Most writing classes teach students to spice up their writing with adjectives and adverbs. Describe using all five senses and write paragraphs with opening and concluding sentences.
Then, along came the Internet.
When writing for the web, content providers must throw many of the “rules” they’ve learned out the window. Let’s face it: folks who are scanning their iPhones for information aren’t interested in wading through loads of description.
So save your flowery prose for that great American novel you’ve got up your sleeve. Here are tips for making your content work for the web.
Headlines are Important
Online consumers know what they want, and they want to find it quickly. So, if you’re writing an article about planning a wedding, don’t write it in paragraphs as you would for a term paper. Try breaking up your information into easy-to-find headings that let your reader quickly find the portions that interest them:
- Setting up a Wedding Timeline
- Securing your Reception Venue
- Selecting the Dress
- Planning the Honeymoon
Bulleted lists are an easy way to denote headlines. Most readers scan online text visually, and bullets help them quickly find topics they need.
Cut down the Text
Web readers don’t care much about your beautiful sentence construction, full of dependent clauses. They just want information, and they want it fast. So edit your text mercilessly, cutting any words or phrases that aren’t essential. In short: delete the fluff!
Not only can you indulge in soothing spa treatments in this freshly renovated hotel, but so can your cat. The Paws and Relax Resort offers complete customized service for folks with feline friends, focusing on Swedish massage and acupuncture. No other spas in town offer pet lovers such a delightful deal.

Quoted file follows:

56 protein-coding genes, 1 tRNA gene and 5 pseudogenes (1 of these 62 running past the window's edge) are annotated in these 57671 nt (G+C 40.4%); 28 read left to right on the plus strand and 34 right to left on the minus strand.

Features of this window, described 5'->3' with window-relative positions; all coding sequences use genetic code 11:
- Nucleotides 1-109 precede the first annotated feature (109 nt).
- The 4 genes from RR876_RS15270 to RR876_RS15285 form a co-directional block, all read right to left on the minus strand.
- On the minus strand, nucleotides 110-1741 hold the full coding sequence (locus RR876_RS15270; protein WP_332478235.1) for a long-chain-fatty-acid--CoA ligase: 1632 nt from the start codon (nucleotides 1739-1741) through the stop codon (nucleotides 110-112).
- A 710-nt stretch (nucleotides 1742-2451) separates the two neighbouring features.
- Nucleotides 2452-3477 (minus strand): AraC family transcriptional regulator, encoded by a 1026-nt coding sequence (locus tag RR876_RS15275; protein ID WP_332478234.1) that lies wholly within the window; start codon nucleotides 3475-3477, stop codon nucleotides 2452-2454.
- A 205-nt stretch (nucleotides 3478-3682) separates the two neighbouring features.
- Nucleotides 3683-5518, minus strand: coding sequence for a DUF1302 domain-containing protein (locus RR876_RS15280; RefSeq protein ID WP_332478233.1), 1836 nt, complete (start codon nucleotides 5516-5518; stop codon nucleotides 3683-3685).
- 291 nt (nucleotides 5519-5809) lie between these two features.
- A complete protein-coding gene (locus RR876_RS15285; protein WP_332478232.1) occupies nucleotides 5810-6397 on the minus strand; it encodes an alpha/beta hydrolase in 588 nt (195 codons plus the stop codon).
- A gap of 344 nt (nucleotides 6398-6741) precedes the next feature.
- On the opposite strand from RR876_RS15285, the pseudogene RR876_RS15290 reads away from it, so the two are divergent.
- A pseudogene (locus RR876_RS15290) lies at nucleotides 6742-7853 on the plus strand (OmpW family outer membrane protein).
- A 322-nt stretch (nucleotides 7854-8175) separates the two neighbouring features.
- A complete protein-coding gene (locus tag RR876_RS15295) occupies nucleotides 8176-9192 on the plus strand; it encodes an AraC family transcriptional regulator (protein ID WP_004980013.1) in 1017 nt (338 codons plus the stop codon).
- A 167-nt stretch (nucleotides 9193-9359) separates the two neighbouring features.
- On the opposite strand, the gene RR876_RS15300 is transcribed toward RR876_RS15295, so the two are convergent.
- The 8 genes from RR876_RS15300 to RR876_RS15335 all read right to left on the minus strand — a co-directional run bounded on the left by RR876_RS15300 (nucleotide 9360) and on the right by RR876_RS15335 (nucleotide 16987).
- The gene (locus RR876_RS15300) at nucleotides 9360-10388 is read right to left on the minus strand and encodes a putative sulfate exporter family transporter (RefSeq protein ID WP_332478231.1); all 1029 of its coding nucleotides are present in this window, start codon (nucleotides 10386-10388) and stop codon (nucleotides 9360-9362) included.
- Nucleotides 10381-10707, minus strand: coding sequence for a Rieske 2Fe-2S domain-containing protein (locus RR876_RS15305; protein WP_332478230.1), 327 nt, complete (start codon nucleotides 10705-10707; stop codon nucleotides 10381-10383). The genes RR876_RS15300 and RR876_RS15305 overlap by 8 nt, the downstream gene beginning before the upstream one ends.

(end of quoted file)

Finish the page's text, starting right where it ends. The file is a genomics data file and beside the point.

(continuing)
The all-new Paws and Relax Resort offers relaxing customized spa services for you and your cat.
Pamper yourself and your kitty with Swedish massage and acupuncture.
No other spa in town offers this pet-friendly deal.
Get to the Point
Web-savvy readers assess pages quickly – studies show that you have 3 seconds or less for a customer to decide whether or not to stay on your page. So, stick to the essentials and keep it short: short words, short sentences, short paragraphs. Write only one idea in each paragraph.
Front-load your information: put important topics in headlines, where they’re easy to spot. If you have a topic that needs lengthy description or a back-story, hyperlink to another page so that customers who are interested can click for further information. Keep web pages clean and uncluttered in appearance.
Kill the Promotion
Studies have shown that readers detest “marketese” and writing that over-promotes. So, lose words like “great” and “overwhelming,” and use exclamation points sparingly. Keep your writing objective, and let customers decide whether your product is that spectacular.